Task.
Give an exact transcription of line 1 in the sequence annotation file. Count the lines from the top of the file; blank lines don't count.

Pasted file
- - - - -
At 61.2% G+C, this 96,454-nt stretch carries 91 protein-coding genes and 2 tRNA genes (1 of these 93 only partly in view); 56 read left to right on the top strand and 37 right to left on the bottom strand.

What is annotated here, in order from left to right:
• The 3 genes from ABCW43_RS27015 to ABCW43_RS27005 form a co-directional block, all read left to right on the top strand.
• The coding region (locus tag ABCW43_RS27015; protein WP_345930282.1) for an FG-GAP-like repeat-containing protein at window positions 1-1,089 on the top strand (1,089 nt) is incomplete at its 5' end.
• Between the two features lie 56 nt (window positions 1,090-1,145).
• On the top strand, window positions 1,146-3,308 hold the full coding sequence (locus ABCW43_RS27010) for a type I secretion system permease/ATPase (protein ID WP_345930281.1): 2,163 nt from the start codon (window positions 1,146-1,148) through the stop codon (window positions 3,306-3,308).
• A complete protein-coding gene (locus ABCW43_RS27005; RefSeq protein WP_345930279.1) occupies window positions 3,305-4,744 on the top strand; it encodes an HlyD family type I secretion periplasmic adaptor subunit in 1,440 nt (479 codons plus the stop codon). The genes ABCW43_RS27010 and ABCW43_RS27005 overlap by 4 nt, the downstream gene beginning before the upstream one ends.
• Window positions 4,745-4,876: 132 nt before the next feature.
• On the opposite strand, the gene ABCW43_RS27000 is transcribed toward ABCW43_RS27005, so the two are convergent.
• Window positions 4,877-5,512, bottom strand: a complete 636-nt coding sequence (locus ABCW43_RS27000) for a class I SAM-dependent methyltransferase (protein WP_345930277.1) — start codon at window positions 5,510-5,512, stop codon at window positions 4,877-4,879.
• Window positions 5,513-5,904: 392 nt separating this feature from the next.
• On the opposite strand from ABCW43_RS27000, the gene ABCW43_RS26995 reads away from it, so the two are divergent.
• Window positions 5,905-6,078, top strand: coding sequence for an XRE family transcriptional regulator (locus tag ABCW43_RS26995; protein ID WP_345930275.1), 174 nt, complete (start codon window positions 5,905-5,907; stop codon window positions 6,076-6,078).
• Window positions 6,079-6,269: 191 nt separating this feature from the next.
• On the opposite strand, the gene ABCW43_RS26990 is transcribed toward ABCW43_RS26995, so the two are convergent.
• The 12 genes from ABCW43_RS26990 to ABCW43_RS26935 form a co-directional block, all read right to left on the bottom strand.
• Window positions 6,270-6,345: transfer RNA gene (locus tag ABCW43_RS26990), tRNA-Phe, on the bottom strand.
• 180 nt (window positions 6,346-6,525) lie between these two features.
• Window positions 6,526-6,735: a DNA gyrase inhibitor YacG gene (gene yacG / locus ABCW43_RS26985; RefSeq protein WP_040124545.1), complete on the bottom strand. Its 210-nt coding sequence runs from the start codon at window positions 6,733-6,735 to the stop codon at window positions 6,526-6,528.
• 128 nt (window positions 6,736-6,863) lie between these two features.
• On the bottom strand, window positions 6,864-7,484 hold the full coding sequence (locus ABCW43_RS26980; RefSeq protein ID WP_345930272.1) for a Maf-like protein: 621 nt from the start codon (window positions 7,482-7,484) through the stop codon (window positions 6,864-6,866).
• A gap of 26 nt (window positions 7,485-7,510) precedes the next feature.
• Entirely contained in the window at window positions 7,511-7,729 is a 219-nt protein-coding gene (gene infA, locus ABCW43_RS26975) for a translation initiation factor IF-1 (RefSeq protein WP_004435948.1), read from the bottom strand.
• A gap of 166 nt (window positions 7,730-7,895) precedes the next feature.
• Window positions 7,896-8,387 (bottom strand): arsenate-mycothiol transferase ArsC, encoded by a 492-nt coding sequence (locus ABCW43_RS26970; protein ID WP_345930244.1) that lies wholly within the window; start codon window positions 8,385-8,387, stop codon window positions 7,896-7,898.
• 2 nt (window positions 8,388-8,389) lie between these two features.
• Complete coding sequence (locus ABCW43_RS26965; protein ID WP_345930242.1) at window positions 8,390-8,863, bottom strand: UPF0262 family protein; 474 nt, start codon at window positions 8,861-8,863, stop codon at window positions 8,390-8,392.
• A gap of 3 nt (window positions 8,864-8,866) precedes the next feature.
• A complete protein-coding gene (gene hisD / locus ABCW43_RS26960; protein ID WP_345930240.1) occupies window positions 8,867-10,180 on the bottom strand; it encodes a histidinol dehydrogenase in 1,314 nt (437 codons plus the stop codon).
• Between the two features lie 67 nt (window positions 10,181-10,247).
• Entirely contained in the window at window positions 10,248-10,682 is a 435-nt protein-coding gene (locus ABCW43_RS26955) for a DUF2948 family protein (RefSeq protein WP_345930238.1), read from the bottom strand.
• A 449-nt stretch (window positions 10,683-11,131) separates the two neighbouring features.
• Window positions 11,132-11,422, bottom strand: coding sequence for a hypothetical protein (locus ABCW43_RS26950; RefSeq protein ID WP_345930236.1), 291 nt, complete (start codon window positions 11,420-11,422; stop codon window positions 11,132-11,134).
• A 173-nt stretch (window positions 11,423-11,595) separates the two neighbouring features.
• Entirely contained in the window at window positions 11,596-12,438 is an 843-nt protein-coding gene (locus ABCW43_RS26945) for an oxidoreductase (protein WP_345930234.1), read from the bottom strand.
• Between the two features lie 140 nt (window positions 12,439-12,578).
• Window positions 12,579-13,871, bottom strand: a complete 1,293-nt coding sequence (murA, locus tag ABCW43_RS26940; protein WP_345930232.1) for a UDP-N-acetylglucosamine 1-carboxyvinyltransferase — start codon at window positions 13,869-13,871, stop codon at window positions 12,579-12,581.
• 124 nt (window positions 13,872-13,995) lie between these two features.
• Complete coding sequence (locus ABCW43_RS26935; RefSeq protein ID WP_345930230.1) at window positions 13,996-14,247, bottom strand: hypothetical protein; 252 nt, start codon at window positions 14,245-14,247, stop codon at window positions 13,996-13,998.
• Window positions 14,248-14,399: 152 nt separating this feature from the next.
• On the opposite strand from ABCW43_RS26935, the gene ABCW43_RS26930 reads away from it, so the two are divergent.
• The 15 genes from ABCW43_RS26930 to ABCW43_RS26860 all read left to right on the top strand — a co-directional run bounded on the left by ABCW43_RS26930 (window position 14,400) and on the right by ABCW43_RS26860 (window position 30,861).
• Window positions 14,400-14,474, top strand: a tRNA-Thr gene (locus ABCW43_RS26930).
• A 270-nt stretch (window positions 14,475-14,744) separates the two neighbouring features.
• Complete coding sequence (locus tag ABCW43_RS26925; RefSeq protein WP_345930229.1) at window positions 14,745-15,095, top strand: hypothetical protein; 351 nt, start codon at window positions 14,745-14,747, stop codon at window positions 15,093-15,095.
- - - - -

At 61.2% G+C, this 96,454-nt stretch carries 91 protein-coding genes and 2 tRNA genes (1 of these 93 only partly in view); 56 read left to right on the top strand and 37 right to left on the bottom strand.